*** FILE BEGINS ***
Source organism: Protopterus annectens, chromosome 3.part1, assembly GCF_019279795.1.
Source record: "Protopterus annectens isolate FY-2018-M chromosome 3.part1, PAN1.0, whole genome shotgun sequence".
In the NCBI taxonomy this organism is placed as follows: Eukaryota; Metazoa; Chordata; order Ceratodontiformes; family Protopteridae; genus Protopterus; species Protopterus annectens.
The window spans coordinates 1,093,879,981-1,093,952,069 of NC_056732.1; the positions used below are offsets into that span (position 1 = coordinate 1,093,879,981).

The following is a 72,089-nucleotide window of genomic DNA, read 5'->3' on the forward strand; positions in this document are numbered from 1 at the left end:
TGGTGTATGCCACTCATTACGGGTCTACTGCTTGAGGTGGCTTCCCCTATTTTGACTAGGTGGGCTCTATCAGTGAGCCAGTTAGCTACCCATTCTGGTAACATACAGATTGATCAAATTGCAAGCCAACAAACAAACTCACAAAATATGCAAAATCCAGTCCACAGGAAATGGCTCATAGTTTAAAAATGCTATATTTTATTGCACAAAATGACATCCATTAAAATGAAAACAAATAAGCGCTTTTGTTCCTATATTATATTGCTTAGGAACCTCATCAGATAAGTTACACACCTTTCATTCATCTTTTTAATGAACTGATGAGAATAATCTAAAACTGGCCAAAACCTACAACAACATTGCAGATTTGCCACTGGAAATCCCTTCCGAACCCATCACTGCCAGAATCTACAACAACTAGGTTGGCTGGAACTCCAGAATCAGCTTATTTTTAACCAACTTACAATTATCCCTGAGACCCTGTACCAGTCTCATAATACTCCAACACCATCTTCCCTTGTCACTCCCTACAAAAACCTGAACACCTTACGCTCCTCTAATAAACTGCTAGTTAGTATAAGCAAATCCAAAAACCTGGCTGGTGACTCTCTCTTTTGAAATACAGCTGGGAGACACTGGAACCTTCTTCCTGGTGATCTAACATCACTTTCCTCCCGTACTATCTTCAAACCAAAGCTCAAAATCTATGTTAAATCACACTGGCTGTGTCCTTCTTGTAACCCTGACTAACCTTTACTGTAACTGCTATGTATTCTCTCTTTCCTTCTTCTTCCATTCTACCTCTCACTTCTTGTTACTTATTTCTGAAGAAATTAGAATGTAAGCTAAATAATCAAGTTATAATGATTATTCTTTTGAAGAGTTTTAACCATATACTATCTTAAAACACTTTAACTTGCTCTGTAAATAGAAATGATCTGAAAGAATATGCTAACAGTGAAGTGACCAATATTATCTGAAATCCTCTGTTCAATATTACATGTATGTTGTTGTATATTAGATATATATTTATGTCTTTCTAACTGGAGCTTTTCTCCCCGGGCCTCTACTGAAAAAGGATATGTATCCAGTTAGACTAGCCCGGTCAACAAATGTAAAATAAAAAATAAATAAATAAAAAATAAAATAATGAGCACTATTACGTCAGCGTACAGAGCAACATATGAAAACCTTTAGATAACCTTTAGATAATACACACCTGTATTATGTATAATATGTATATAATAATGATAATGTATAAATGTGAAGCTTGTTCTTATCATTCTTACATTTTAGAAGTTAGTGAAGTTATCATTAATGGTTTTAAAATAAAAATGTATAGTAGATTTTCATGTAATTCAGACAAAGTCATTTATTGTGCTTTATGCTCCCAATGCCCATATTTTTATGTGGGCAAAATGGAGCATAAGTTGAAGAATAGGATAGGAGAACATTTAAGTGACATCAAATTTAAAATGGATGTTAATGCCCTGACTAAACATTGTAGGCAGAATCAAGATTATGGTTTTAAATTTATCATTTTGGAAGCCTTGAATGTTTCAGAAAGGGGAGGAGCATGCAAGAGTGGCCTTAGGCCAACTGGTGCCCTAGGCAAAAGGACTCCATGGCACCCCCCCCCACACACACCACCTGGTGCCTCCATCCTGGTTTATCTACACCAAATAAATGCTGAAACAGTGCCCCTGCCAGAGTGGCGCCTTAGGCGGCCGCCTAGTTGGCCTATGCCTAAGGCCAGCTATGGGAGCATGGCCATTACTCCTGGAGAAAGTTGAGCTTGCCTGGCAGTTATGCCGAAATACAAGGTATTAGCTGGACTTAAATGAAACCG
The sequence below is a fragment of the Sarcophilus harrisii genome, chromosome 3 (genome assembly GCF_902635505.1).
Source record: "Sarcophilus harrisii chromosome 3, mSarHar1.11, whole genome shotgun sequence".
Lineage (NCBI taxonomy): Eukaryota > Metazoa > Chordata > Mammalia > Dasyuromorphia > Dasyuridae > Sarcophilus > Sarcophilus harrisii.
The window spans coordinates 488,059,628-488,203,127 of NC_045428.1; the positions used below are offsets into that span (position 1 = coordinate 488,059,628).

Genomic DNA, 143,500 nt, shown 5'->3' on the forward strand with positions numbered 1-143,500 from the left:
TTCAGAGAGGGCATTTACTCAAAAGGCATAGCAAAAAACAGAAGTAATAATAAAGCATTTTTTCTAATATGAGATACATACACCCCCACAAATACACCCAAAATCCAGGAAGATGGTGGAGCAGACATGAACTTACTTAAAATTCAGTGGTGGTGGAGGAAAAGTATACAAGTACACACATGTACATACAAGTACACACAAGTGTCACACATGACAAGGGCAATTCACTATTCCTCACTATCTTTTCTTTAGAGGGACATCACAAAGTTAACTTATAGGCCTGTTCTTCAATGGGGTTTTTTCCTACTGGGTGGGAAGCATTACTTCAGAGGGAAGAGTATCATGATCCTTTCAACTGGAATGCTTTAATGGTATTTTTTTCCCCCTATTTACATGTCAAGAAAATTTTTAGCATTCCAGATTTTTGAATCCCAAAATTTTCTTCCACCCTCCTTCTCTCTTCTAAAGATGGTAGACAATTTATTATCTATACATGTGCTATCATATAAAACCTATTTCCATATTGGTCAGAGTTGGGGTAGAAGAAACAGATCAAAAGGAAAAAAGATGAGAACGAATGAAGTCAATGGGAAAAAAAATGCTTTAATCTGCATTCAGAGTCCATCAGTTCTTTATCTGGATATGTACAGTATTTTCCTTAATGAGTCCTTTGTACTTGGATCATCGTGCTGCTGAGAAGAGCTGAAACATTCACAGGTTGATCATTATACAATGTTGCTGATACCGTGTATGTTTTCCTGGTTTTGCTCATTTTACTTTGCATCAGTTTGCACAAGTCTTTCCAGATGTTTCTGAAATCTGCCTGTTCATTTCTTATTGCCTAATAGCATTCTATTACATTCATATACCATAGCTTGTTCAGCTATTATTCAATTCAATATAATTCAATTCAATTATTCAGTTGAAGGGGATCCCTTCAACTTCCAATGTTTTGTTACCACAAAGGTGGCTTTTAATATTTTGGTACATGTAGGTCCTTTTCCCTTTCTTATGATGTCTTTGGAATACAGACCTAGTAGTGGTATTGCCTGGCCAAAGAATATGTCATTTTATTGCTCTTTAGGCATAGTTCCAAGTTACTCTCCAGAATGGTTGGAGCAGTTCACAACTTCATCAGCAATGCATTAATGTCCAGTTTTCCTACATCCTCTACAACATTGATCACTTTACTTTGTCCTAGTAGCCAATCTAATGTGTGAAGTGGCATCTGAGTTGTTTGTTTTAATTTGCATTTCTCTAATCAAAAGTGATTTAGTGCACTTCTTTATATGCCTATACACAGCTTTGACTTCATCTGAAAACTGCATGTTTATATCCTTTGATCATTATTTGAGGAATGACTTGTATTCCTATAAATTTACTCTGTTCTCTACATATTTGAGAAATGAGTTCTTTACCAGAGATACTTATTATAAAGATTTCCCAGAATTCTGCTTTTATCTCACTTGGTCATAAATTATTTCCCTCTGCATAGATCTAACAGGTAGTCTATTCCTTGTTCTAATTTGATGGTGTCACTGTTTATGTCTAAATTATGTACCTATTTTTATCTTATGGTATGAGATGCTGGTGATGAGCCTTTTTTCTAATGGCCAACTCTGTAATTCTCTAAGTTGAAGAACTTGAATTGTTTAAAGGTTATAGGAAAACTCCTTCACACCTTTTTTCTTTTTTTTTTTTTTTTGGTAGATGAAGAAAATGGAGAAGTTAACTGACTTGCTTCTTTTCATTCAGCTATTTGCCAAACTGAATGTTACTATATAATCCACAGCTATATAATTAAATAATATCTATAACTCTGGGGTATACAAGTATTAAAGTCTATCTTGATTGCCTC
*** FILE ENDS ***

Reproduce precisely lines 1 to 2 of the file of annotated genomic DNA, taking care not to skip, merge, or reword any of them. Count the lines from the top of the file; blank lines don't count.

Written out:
Source organism: Protopterus annectens, chromosome 3.part1, assembly GCF_019279795.1.
Source record: "Protopterus annectens isolate FY-2018-M chromosome 3.part1, PAN1.0, whole genome shotgun sequence".